Home » UK master’s program prepares students for success in medical school and research

UK master’s program prepares students for success in medical school and research

LEXINGTON, Ky. — Samantha Ford always wanted to go to medical school. Still, after training in a clinical laboratory setting at the University of Kentucky College of Medicine, she gained a new perspective on how research can play a role in her future career as a physician.

Ford will graduate this summer from the Master of Science in Medical Sciences (MSMS) program at the UK College of Medicine. During the program, Ford trained with Gregory Jicha, M.D., Ph.D., a leading clinician-scientist at the UK Sanders-Brown Center on Aging. Ford worked with real patients and used the latest state-of-the-art science to propel the understanding of neurodegenerative diseases.

Her research focused on biomarkers of diseases like Alzheimer’s that begin many years before patients develop memory problems. Additionally, her project provided critical insights into why the brain malfunctions, hopefully one day leading to improved treatments and a cure for diseases like Alzheimer’s.

“Having this experience with this lab has been life-changing,” Ford said. “You can shadow a million doctors but don’t normally get that real patient interaction. Whereas I’m getting that here. And I know that medicine is something that I want to stick with already.”

Jicha says the MSMS program is an opportunity for students like Ford to “think like a scientist” from critical thinking to applications such as cost management and streamlining scientific progress.

The MSMS program is also a chance to pursue clinical research in-depth for the first time, or students can use the program as a platform for an advanced understanding of their previous technical, scientific work. The process starts with project development and proposal writing and continues with hands-on engagement supporting students’ unique projects. Ultimately, they will produce a thesis or manuscript that helps them master the roles of a medical scientist.

“The program promotes future career growth that most pursues through advanced training in M.D. or Ph.D. training programs,” said Jicha. “The MSMS program is a stepping stone to reach their ultimate goals. That has never failed any of my MSMS students.”

While the MSMS can be used as a standalone degree for various biomedical professions, Ford signed up to enhance her application to medical school. Ford was also interested in research, not necessarily as a future M.D./Ph.D., but as a clinician with research capabilities. The program’s interdisciplinary approach to biomedical education combines expertise from all seven College of Medicine basic science departments.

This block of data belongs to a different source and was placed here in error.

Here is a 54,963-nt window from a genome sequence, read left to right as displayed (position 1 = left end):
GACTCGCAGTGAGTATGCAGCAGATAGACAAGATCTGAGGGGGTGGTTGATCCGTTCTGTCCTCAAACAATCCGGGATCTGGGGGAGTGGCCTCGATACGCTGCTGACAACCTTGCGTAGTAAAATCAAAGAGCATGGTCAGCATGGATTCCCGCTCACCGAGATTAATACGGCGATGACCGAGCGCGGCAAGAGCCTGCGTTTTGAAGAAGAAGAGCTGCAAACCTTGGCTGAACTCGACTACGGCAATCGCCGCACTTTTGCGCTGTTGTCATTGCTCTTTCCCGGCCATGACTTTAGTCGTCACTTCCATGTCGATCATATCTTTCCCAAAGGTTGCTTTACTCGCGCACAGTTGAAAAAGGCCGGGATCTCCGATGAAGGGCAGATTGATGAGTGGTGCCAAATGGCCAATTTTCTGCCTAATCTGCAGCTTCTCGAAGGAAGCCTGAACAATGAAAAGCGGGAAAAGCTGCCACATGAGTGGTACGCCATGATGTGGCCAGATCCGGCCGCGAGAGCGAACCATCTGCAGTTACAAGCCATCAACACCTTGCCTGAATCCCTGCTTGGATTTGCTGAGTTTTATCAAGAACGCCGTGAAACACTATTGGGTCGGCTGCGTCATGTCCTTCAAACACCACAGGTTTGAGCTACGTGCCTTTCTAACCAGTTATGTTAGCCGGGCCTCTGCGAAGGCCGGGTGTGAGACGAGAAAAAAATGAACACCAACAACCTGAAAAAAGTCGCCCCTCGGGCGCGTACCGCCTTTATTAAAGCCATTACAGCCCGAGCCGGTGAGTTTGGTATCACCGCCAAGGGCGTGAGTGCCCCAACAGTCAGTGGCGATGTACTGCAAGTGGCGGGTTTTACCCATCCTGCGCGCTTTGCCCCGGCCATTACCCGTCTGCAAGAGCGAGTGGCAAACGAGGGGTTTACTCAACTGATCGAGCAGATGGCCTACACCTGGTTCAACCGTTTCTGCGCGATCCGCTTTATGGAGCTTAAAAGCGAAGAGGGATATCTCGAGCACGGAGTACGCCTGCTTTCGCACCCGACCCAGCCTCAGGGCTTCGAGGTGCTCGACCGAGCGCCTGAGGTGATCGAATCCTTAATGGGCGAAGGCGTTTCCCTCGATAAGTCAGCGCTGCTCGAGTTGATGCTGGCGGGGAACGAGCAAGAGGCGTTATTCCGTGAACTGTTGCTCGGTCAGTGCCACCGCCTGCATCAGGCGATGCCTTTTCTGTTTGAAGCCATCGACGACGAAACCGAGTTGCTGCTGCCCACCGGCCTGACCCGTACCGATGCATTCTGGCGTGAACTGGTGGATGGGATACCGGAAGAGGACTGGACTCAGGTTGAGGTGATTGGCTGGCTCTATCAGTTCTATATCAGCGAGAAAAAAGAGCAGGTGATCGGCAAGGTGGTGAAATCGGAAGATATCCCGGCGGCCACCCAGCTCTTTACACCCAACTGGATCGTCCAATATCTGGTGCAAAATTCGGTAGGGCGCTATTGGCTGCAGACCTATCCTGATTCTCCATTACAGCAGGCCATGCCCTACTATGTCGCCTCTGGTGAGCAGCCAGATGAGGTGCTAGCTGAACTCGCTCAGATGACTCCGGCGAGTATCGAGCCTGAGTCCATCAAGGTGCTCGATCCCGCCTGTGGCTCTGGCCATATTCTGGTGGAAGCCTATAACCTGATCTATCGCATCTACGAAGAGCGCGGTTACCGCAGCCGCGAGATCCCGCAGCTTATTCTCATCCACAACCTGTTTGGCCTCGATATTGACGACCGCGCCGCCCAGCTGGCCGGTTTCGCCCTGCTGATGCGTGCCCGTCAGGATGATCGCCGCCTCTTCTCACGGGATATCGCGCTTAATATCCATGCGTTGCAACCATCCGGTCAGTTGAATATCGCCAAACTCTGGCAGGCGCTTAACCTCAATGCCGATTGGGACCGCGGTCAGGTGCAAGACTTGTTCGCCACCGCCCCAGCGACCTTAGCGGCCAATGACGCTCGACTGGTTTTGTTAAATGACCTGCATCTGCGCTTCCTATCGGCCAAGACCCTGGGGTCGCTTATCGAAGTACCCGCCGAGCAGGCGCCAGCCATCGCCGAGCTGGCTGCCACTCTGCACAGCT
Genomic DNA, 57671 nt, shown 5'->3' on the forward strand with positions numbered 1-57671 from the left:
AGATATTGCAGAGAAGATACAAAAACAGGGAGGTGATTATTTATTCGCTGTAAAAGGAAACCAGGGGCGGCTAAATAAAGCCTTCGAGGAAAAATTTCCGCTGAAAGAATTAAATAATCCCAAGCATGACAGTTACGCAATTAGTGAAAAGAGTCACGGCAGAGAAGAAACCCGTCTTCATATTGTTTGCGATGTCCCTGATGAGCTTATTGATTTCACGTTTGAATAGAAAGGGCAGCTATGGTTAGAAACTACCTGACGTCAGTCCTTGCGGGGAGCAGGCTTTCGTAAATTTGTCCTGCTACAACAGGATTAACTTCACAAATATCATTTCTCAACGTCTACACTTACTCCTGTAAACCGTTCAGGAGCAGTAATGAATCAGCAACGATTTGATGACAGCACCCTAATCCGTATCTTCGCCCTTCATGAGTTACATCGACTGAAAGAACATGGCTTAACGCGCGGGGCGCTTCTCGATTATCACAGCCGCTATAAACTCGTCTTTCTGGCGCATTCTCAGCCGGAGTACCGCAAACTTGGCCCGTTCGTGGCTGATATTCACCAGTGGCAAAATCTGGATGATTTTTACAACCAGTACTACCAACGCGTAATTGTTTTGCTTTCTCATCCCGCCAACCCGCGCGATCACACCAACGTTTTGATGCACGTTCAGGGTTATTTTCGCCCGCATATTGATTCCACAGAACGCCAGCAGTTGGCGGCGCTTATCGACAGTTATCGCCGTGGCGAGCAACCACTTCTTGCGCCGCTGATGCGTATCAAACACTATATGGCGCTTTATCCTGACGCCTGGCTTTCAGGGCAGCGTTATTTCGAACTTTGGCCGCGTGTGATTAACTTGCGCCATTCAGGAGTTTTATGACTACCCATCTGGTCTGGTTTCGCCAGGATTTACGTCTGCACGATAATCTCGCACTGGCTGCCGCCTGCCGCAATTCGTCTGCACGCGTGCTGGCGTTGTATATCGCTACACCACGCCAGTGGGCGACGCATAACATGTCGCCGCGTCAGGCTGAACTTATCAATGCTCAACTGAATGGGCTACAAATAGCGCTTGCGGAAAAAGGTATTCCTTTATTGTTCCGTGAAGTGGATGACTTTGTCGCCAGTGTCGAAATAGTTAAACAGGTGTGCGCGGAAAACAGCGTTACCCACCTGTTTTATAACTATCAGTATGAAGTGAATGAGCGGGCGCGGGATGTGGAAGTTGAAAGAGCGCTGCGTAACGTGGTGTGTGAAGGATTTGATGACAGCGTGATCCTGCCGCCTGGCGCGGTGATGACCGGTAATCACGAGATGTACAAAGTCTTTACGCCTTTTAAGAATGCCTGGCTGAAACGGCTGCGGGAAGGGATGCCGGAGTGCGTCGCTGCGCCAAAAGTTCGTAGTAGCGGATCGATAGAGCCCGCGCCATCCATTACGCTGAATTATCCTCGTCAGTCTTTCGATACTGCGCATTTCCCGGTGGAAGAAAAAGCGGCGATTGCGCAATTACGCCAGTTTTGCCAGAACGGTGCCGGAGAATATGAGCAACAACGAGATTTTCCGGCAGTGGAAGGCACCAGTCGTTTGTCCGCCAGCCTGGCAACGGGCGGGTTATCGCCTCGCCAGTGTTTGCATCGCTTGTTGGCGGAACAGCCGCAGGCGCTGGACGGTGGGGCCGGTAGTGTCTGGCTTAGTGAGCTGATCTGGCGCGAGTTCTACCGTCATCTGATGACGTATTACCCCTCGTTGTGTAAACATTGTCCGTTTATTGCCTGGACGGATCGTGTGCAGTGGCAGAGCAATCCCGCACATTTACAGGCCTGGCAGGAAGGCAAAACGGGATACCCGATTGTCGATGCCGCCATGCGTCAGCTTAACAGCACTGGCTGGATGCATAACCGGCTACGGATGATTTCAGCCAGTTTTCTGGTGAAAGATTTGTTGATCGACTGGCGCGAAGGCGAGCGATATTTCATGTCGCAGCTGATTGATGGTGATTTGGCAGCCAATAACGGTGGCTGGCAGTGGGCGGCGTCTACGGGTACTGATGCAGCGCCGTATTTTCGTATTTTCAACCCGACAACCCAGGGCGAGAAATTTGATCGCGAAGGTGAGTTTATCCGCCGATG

The MSMS curriculum included six core classes with the flexibility to pursue other interests. In Ford’s case, that was advanced neurology — and to her surprise, statistics.

“I would never have traditionally taken that class, but now I’m doing data analysis and using every single tool they gave me in class,” Ford said. “I love that about the program. Even though it’s not geared toward pushing you to research, it still pushes you to want to go into research and gives you the tools to be more successful in the future.”

One of her goals was to be the first author of a paper, contributing most of the work to the write-up. The program helped her achieve her dream, as she is working on a publication.

Because of the MSMS program, Ford feels well-equipped to go through medical school. She returns home to attend the UK College of Medicine-Northern Kentucky Campus this summer. Northern Kentucky is where her family is and where she feels she has a “great support system.”

Knowing that the Northern Kentucky Campus celebrated its first Match Day this spring, she is even more excited to start.

“I remember I was maybe a sophomore in college when they came out with the campus, and I was so excited. I was like, ‘I cannot wait to apply here,’” she said.

All that is left for Ford is to complete her thesis and defend it — and she will graduate ready to become a well-rounded physician as she starts medical school in August.

“Sam has integrated her training in all of these experiences and understands Alzheimer’s disease better now than most scientists or doctors,” said Jicha. “She will be starting medical school this summer, and I could not be more proud of her. Stand back, world. Sam is coming and she is going to do great things!”

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